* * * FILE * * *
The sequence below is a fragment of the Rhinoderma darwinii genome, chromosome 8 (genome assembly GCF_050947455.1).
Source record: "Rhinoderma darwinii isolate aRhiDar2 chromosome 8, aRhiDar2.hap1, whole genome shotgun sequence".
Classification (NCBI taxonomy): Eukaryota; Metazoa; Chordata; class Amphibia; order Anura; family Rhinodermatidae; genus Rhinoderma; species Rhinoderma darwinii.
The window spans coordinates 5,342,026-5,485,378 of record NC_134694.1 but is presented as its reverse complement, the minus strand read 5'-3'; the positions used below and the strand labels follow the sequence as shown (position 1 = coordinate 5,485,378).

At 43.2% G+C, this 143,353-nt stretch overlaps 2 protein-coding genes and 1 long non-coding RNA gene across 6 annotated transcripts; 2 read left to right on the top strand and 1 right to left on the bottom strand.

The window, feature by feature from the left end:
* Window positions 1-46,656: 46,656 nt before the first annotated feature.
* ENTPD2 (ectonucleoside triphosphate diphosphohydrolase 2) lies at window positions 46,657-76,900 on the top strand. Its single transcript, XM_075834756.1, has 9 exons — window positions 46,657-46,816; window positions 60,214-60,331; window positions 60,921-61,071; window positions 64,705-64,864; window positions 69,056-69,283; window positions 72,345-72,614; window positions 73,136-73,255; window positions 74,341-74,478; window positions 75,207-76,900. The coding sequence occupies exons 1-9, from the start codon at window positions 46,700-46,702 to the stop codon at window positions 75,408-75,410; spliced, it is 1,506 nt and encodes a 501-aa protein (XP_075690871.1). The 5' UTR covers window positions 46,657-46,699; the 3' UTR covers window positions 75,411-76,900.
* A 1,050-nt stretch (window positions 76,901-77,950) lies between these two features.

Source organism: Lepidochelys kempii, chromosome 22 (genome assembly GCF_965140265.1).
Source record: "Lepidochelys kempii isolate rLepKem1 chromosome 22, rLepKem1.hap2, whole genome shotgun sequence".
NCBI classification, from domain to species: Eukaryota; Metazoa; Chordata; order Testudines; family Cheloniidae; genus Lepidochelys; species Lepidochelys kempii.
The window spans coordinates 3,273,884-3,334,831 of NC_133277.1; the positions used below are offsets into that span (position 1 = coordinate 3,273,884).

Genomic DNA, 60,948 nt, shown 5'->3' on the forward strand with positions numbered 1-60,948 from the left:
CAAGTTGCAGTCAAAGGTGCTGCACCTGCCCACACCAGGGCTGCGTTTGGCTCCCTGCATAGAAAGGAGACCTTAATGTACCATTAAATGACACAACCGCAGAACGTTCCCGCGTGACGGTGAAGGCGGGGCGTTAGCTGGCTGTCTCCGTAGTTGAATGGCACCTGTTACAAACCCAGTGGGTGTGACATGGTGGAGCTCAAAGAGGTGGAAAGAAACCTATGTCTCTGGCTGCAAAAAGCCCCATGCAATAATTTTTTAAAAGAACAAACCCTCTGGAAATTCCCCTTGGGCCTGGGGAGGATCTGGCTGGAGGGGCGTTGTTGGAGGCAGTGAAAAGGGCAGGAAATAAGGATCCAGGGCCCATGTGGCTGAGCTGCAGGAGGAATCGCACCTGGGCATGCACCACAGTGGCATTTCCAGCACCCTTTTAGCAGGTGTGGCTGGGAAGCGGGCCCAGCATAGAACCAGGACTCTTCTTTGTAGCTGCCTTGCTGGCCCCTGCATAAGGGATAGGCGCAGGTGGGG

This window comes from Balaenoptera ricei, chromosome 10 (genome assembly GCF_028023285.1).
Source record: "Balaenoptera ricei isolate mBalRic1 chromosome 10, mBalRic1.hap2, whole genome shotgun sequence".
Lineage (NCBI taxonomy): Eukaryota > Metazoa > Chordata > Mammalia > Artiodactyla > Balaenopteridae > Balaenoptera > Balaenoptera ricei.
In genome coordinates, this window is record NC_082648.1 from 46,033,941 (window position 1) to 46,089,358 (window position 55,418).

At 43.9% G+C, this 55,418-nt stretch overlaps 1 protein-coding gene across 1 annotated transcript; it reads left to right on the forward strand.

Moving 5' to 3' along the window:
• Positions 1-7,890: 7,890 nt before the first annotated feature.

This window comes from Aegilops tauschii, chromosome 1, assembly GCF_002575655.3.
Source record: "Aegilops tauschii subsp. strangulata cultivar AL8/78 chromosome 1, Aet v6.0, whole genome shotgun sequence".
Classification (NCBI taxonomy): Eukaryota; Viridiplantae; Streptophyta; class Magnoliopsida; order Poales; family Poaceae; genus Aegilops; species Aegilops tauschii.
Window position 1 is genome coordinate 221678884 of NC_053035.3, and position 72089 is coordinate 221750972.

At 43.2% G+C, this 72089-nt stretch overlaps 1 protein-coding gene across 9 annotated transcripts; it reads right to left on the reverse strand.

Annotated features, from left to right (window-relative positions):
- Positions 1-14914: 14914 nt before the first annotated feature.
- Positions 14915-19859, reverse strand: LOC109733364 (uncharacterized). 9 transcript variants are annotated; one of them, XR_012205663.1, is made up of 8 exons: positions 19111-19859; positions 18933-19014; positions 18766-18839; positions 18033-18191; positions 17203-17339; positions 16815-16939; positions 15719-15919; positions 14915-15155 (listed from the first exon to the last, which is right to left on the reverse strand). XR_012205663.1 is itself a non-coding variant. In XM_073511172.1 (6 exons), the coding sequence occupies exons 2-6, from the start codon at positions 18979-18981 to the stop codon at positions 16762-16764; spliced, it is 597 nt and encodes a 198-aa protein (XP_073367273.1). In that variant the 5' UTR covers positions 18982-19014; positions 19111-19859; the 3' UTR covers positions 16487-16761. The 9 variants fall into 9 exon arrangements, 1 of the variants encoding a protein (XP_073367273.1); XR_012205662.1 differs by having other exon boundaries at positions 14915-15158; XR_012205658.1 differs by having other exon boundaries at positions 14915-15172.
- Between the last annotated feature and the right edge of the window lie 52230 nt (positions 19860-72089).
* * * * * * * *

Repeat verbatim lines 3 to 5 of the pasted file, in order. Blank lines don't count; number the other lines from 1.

Classification (NCBI taxonomy): Eukaryota; Metazoa; Chordata; class Amphibia; order Anura; family Rhinodermatidae; genus Rhinoderma; species Rhinoderma darwinii.
The window spans coordinates 5,342,026-5,485,378 of record NC_134694.1 but is presented as its reverse complement, the minus strand read 5'-3'; the positions used below and the strand labels follow the sequence as shown (position 1 = coordinate 5,485,378).

At 43.2% G+C, this 143,353-nt stretch overlaps 2 protein-coding genes and 1 long non-coding RNA gene across 6 annotated transcripts; 2 read left to right on the top strand and 1 right to left on the bottom strand.